Researchers recruited slightly overweight men in their 30s
and 40s who led an inactive lifestyle. After six months of weekly spin classes
and group aerobics, they all showed improved fitness and weight loss due to the
exercise regime, despite not making changes to their normal daily tasks or diets.
This may be an expected result, but interestingly, biopsies of fat tissue showed
differences in the regulation of 7,663 genes, suggesting that exercise was
driving epigenetic changes.
'Our study shows the positive effects of exercise, because
the epigenetic pattern of genes that affect fat storage in the body changes',
says Dr Charlotte Ling, from Lund University in Sweden, who led the research.
Epigenetics is the study of how changes in our environment
influence the regulation of our genes. This can affect how cells function and there
is evidence to suggest these changes can be linked to lifestyle-related diseases.
One epigenetic mechanism is DNA methylation, where methyl groups on DNA prevent
gene transcription, silencing gene expression. Levels of DNA methylation in the
fat tissue of the 23 volunteers were analysed and changes in mRNA expression
monitored. The team found that 7,663 genes were differently methylated in fat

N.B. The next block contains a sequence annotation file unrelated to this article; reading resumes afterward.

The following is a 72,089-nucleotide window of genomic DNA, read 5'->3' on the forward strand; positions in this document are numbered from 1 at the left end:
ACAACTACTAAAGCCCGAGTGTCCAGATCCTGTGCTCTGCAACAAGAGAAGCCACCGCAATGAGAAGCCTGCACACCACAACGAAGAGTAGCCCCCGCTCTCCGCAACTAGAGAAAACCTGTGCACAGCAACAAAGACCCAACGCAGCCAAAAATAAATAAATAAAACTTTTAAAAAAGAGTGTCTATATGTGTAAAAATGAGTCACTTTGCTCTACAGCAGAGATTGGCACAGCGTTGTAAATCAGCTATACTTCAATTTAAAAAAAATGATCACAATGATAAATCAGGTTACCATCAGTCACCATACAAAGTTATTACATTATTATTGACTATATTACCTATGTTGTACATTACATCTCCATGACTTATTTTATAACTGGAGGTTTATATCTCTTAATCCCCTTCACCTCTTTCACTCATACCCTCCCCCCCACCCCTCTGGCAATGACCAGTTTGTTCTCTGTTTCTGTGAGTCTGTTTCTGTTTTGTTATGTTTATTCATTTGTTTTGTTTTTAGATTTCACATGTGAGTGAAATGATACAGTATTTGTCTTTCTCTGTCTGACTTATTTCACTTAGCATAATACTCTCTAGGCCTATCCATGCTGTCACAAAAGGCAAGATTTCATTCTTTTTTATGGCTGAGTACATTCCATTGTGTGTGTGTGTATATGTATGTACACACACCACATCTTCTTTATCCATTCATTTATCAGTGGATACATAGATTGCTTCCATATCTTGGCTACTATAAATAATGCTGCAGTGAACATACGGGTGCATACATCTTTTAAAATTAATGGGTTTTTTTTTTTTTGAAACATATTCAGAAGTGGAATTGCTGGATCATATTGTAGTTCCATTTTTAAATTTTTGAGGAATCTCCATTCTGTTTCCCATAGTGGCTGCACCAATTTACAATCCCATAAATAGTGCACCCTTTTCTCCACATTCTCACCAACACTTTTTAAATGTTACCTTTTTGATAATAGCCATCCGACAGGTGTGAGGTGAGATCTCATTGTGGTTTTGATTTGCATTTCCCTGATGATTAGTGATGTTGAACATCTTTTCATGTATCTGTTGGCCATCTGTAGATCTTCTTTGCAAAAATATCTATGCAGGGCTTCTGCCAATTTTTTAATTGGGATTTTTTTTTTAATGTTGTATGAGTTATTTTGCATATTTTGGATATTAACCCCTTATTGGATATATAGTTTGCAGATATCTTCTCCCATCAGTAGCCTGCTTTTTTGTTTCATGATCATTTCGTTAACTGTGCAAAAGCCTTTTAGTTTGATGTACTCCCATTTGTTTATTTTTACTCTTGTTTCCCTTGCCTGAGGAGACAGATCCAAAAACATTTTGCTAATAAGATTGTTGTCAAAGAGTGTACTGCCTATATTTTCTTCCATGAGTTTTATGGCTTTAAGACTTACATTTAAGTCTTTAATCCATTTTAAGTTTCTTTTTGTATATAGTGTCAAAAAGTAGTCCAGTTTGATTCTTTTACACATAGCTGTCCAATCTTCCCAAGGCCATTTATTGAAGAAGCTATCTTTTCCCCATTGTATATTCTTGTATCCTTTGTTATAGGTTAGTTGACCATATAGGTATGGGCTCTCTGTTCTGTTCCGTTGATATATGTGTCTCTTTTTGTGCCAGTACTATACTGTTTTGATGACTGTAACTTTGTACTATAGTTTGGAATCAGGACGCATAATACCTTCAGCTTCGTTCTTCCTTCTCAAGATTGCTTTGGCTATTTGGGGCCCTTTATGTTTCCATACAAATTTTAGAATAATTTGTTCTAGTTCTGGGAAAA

tissue as a direct effect of exercise.
Dr Ling's group focused on three genes which showed
increased levels of DNA methylation after exercise and have been previously
linked to type 2 diabetes, metabolic syndrome and obesity. In vitro assays were
used to confirm the gene-silencing effect of DNA methylation.
'We found changes in those genes too, which suggests
that altered DNA methylation as a result of physical activity could be one of
the mechanisms of how these genes affect the risk of disease', says Tina
RÃ¶nn, who conducted the study.
It is important to note that this study was performed in a
relatively small trial cohort. The absolute changes in DNA methylation in
response to exercise were modest, but Dr Ling argues that the large number of
sites of methylation found on different genes could contribute to an overall
More than one billion people worldwide are now categorised as obese
and there is a clear link between obesity and type 2 diabetes. Understanding
the underlying genetic profiles of these disorders, and how epigenetic factors
such as exercise can alter gene expression may one day suggest new strategies
for targeted therapies.